Taking a page from Ebert and Roeper, the Financial Accounting Standards Board wants the door to the mezzanine permanently closed.
That’s not the mezzanine section of an old movie theater or opera house. Rather, it’s the vague middle ground where issuers of hybrid financial instruments—those that have characteristics of both stocks and bonds—avoid permanent balance-sheet classification. Instead of being tagged as either liabilities or equities on corporate balance sheets, convertibles currently can be booked as “temporary” equity.
While mezzanine financing would fall into this accounting netherworld, that’s not what FASB is bothered by these days. Indeed, there are many other kinds of financial instruments—puttable stock, stock options, and convertible equity and debt, for instance—that have found their way into accounting limbo. Half-jokingly alluding to the growing complexity of such instruments, FASB chairman Robert Herz has referred to the difficulty of classifying such things as “callable convertible puttable preferred stock.”
Speaking at a recent financial reporting conference at Baruch College in New York City, Herz called the question of how to book such debt-equity mongrels one of the more troubling issues in corporate accounting. Whether there can and must be a bright line between equity and liability have been subjects for debate, he pointed out. Rather than draw sharp distinctions, some accountants would prefer to change the traditional accounting equation (assets – liabilities = equity, in one version) to assets = claims, thereby shedding the need to draw a bright line, the FASB chief noted.
For his part, Herz seems to like the bright line. Earlier this month, he was one of six FASB members who expressed a preference for a new accounting method that could be used to shut down the mezzanine. (Only one member, Ed Trott, who will retire from the board in June, preferred another method.) Called the “ownership method,” it could produce key changes in financial statements—changes that could add liabilities to corporate balance sheets and reduce net income. If it goes into effect, “the mezzanine would disappear,” says Ronald Lott, FASB’s senior technical advisor on the project. “Everything would be liability or equity.”
For instance, if the change went into effect, companies would be able to switch the classification of puttable shares and other borderline securities from equity to liability. And that, says Charles Mulford, a professor of accounting at Georgia Tech, “would make leverage appear higher.” In some cases, a burgeoning liability line might put corporations in violation of their debt covenants, he adds.
Under the ownership method favored by FASB, there would be an extremely narrow definition of equity. Only two types of instruments would fall on the equity side of the balance sheet. One would be “perpetual” instruments, which provide holders with the right to be paid interest at fixed dates indefinitely into the future, but supply them with no right to get their principal back. The other type would be “direct ownership” instruments—including common but not preferred stock–in which the holders are the last ones paid if there’s a bankruptcy. All other instruments would be classified as either a liability or an asset.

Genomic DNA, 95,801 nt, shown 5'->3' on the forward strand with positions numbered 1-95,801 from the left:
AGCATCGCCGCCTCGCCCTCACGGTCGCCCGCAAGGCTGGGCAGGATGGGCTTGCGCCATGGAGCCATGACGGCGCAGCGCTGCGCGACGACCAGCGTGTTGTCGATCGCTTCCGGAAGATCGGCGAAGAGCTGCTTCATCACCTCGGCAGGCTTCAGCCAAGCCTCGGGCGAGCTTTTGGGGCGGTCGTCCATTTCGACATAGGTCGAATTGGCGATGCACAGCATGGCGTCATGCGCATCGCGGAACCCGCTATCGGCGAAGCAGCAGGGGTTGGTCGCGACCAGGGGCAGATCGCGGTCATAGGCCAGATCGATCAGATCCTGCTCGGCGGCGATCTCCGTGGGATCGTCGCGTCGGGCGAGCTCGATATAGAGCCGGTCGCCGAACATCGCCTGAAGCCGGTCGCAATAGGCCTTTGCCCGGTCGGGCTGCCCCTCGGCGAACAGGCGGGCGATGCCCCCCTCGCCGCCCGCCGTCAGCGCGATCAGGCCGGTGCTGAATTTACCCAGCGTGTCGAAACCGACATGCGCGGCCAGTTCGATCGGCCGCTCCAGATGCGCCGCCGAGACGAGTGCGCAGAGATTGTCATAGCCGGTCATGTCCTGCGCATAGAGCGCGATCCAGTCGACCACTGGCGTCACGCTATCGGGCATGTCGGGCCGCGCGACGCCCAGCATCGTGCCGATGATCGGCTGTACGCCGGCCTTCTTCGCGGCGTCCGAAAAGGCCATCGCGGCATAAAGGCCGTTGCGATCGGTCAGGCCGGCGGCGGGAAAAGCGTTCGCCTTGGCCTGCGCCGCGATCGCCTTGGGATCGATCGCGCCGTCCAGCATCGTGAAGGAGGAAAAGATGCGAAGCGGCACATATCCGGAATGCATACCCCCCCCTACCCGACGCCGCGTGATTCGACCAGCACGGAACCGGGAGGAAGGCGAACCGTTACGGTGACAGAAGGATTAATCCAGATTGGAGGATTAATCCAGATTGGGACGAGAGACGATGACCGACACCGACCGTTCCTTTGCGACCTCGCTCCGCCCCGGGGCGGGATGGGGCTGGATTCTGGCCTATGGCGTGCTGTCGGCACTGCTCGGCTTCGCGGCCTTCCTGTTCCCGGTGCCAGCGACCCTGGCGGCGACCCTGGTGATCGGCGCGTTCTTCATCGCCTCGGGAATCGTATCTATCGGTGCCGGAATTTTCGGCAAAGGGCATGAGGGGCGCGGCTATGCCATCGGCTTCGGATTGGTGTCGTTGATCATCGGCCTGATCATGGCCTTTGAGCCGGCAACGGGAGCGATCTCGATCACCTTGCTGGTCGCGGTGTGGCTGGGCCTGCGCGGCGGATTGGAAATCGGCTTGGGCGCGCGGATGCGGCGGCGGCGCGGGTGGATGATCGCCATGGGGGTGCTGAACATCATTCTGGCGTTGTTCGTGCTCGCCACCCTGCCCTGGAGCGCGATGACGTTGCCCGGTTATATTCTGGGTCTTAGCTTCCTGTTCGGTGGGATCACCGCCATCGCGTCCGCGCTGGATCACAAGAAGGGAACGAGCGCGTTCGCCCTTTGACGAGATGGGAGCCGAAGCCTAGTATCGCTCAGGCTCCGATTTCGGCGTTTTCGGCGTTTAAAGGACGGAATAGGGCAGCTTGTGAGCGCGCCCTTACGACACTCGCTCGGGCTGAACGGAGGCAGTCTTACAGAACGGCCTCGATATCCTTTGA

The only case in which an instrument would be reported as both equity and liability would be when there’s the possibility of a distinct non-equity payment and, after the payout, an equity share would remain outstanding (for example, a stock with required dividend payments).
While the difficulty in classifying instruments with mixed features is nothing new, their growing prevalence and complexity has moved FASB to consider changing the current system, according to Lott. “A lot of people are combining a lot of bells and whistles in the same instrument, whereas they wouldn’t be in the same instrument before,” he says, noting that many more convertible issues have call and put options than in the past.
Further, the current system is “a kind of hodgepodge,” with “no necessary underlying theme or consistency,” the FASB expert says, suggesting that the hybrid issue has opened up some considerable gaps in GAAP. For example, the opportunity cost a company assumes when holders of convertible debt switch their investment to stock doesn’t show up as an expense on the income statement.
Because previous accounting standard setters considered the sale of convertible stock an investor-to-investor transaction with no effect on the issuer, they failed to take into account the cost to existing shareholders. “The penalty for issuing those shares at less than market price just doesn’t show up anywhere,” says Lott.
Overall, the FASB official says, the board would like to have issuers record hybrid instruments as “either fish or fowl, debt or equity.” What it wants to avoid is having them classified as both.